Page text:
Published by Melville House Publishing on August 8, 2017
IndieBound | Barnes & Noble | Amazon
At seventy-two, Johnny Ribkins shouldn’t have such problems: He’s got one week to come up with the money he stole from his mobster boss or it’s curtains.
What may or may not be useful to Johnny as he flees is that he comes from an African-American family that has been gifted with super powers that are a bit, well, odd. Okay, very odd. For example, Johnny's father could see colors no one else could see. His brother could scale perfectly flat walls. His cousin belches fire. And Johnny himself can make precise maps of any space you name, whether he's been there or not.
In the old days, the Ribkins family tried to apply their gifts to the civil rights effort, calling themselves The Justice Committee. But when their, eh, superpowers proved insufficient, the group fell apart. Out of frustration Johnny and his brother used their talents to stage a series of burglaries, each more daring than the last.
Fast forward a couple decades and Johnny’s on a race against the clock to dig up loot he's stashed all over Florida. His brother is gone, but he has an unexpected sidekick: his brother's daughter, Eloise, who has a special superpower of her own.
Inspired by W. E. B. Du Bois’s famous essay “The Talented Tenth” and fuelled by Ladee Hubbard’s marvelously original imagination, The Talented Ribkins is a big-hearted debut novel about race, class, politics, and the unique gifts that, while they may cause some problems from time to time, bind a family together.
A big-hearted novel about a family with special gifts who sometimes stumble in their efforts to succeed in life, The Talented Ribkins draws on such novels as Toni Morrison’s SulaThe Intuitionist to weave themes of race, class, and politics into a wonderfully accomplished and engaging novel.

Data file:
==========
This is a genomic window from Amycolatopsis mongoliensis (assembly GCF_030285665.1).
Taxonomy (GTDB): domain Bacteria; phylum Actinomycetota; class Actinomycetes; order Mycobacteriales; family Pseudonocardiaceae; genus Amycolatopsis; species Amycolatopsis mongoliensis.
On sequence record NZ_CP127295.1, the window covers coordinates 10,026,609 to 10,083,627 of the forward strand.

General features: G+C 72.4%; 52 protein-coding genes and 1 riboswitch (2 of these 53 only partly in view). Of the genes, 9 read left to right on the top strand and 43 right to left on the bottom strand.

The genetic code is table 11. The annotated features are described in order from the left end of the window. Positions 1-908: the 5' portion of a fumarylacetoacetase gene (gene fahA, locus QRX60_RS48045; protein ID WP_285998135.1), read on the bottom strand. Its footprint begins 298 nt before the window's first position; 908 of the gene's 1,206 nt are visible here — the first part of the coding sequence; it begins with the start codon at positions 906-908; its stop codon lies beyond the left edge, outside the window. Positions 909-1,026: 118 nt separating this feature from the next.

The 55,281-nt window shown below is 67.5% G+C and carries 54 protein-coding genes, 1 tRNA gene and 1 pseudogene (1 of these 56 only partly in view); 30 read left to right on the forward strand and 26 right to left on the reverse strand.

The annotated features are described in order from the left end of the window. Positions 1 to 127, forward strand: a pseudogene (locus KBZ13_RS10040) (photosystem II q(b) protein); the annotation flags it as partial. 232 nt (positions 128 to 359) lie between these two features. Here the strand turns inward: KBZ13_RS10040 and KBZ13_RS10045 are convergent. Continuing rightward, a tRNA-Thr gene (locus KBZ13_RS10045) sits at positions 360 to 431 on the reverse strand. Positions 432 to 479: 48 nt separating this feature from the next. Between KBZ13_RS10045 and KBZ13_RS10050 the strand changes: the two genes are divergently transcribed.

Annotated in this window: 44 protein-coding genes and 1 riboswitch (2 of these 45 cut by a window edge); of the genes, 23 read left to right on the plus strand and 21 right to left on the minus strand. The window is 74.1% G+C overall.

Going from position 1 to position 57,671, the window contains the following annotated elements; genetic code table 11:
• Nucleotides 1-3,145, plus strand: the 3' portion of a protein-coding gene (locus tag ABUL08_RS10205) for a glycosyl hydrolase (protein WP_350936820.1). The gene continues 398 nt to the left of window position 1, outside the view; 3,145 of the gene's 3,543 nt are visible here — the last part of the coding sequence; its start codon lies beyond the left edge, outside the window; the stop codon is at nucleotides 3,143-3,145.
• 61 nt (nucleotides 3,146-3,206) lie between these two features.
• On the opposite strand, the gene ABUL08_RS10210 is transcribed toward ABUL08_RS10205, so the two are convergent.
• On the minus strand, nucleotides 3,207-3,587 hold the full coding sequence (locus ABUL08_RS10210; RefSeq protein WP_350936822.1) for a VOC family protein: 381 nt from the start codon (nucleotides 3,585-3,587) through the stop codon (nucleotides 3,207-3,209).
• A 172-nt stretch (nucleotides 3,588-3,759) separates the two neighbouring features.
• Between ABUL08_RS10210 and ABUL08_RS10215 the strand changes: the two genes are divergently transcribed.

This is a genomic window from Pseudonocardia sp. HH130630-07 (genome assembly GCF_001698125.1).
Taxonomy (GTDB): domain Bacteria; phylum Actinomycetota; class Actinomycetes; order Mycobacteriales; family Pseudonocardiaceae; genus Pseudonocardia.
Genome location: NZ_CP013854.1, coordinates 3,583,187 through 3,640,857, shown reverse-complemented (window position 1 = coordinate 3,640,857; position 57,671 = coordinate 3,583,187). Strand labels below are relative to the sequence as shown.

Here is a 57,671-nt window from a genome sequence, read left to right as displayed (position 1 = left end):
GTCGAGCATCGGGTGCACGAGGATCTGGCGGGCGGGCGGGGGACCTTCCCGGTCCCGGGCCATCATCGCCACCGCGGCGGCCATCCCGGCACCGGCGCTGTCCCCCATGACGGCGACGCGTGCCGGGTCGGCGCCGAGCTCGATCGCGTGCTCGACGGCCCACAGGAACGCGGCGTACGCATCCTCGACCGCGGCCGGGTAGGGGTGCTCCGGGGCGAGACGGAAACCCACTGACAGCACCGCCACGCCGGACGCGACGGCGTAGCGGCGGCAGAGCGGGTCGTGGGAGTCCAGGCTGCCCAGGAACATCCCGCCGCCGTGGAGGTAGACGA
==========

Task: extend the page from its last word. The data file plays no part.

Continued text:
The Talented Ribkins is a great multigenerational road trip adventure that gently tackles themes such as race, class, politics, and family. It’s literary fiction with a dash of superhero novel added in: Most of the characters have special powers, and the older characters once used those powers for good during the civil rights era. As 72-year-old Johnny and his newly-discovered niece travel across Florida to dig up bags of money Johnny had hidden during his younger years (he’s got a debt to pay and a tight deadline), we meet more and more characters and really get to know the Ribkins family.
It’s an exciting, sweet story, but as you mull over the themes, you find it’s actually much deeper than that. There are so many layers! This is the kind of book you can read more than once and have a different perspective and more insight each time, depending on how you approach it.
This book made me happy and made me think. Highly recommend!
Thanks to TLC Book Tours for the opportunity to read and review this book. Check out what other readers have to say about The Talented Ribkins by visiting other stops on the tour.